Writer: Cordelia O’Neill
Director: Kate Budgen
Music: Elliott Rennie
Reviewer: Ann Bawtree
Cordelia O’Neill’s intriguing play No Place for a Woman commands the attention of the audience for a full hour and a quarter, with no break, but is so gripping that the time passes unnoticed.
The two protagonists, performing with astonishing virtuosity, snap and crackle at each other, seemingly without a pause for breath. Who are they? At times, they could be just friends, sisterly, mother and daughter or even two halves of the same person. Where are they? Suffering in a concentration camp or safely reminiscing of happier times? It is not even mentioned which is Annie and which Isabella.
They are opposites. In the same room, one is hot, the other feels cold, a draught depicted by a shaft of light separating them. Although the players must be about the same age they deftly depict “the older woman” and “the young girl” with subtle nuance and this tension continues throughout. They seem to be waiting, but that is all right because, as the young girl says: “Waiting is safe”.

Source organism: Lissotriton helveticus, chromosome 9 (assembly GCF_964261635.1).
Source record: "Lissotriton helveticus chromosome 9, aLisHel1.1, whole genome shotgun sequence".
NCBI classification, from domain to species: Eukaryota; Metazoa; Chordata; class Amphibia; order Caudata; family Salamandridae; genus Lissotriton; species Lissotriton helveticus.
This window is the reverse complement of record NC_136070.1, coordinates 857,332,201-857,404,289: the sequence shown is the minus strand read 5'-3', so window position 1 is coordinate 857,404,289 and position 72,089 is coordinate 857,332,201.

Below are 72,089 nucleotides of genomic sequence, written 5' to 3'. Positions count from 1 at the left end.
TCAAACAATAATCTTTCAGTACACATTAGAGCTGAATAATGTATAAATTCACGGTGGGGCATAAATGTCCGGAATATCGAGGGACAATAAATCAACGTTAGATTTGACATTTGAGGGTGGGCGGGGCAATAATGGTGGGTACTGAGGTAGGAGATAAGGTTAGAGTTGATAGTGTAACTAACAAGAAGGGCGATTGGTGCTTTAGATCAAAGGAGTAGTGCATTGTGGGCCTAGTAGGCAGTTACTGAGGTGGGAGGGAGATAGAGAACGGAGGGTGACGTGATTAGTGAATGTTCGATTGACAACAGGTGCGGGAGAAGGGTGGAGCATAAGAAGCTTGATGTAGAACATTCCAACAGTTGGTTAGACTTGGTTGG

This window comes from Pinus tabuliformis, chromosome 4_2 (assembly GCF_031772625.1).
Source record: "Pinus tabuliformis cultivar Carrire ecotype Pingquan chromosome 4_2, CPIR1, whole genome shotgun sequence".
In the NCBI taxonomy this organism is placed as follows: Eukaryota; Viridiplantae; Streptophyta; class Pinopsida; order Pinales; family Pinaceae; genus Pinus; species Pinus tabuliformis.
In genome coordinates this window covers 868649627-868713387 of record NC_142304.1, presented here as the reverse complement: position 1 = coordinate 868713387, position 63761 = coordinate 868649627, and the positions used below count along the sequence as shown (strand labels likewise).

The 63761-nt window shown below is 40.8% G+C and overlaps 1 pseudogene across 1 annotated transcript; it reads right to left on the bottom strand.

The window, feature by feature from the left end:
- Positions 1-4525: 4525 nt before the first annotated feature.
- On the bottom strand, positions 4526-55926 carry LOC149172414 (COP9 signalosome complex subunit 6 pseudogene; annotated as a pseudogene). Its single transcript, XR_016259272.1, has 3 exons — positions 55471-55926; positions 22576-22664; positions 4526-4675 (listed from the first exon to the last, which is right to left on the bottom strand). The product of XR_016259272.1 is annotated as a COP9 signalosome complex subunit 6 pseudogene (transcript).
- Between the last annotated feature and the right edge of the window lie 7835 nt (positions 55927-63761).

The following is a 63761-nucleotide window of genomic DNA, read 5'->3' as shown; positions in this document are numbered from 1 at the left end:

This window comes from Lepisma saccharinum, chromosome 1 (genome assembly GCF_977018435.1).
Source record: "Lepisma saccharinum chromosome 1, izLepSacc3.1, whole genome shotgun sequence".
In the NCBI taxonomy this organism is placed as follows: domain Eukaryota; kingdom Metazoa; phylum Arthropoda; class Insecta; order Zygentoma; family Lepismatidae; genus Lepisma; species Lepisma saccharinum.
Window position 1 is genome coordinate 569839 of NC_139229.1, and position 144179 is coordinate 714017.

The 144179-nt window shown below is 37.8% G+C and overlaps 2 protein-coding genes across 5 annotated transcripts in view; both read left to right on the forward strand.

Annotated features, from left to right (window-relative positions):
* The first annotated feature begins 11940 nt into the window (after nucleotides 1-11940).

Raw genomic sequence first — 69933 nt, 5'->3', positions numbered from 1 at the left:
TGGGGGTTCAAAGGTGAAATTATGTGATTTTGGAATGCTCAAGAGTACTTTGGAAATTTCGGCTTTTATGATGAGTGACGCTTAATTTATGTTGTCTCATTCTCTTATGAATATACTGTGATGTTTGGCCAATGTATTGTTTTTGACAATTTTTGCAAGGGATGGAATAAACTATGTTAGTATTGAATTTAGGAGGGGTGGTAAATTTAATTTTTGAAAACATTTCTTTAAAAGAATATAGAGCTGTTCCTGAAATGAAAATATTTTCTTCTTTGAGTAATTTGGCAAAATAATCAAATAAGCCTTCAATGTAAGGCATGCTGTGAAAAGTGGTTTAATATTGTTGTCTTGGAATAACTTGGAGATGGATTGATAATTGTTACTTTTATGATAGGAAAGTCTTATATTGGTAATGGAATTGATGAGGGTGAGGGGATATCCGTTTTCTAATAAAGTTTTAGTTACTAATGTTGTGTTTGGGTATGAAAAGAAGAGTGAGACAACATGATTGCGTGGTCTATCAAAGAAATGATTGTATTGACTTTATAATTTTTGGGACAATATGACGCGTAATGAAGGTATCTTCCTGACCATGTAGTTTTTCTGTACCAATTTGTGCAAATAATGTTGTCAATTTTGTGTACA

The conversational style introduces “Frederick” who never appears. Is he a tyrant or saviour? It depends on who you ask. Set in the shadowy years of the aftermath of the Second World War, will anything ever have even the semblance of what used to pass for normality?
Dance is a thread running through the whole play, either that of the strictures of classical ballet training or the exuberance of the ballroom. Throughout, the text is backed by a cello, sonorous yet unobtrusive, live but invisible. The need for two actresses who are also classically trained in ballet and a proficient cellist, this is never going to be a play that is easily cast. The three performing at the comfortably refurbished Theatre 503 are supreme examples of what is required.
Eventually, the connection between the two women is revealed as is their relationship with Frederick, in all its unpleasantness.
Runs until 27 May 2017 | Image: Contributed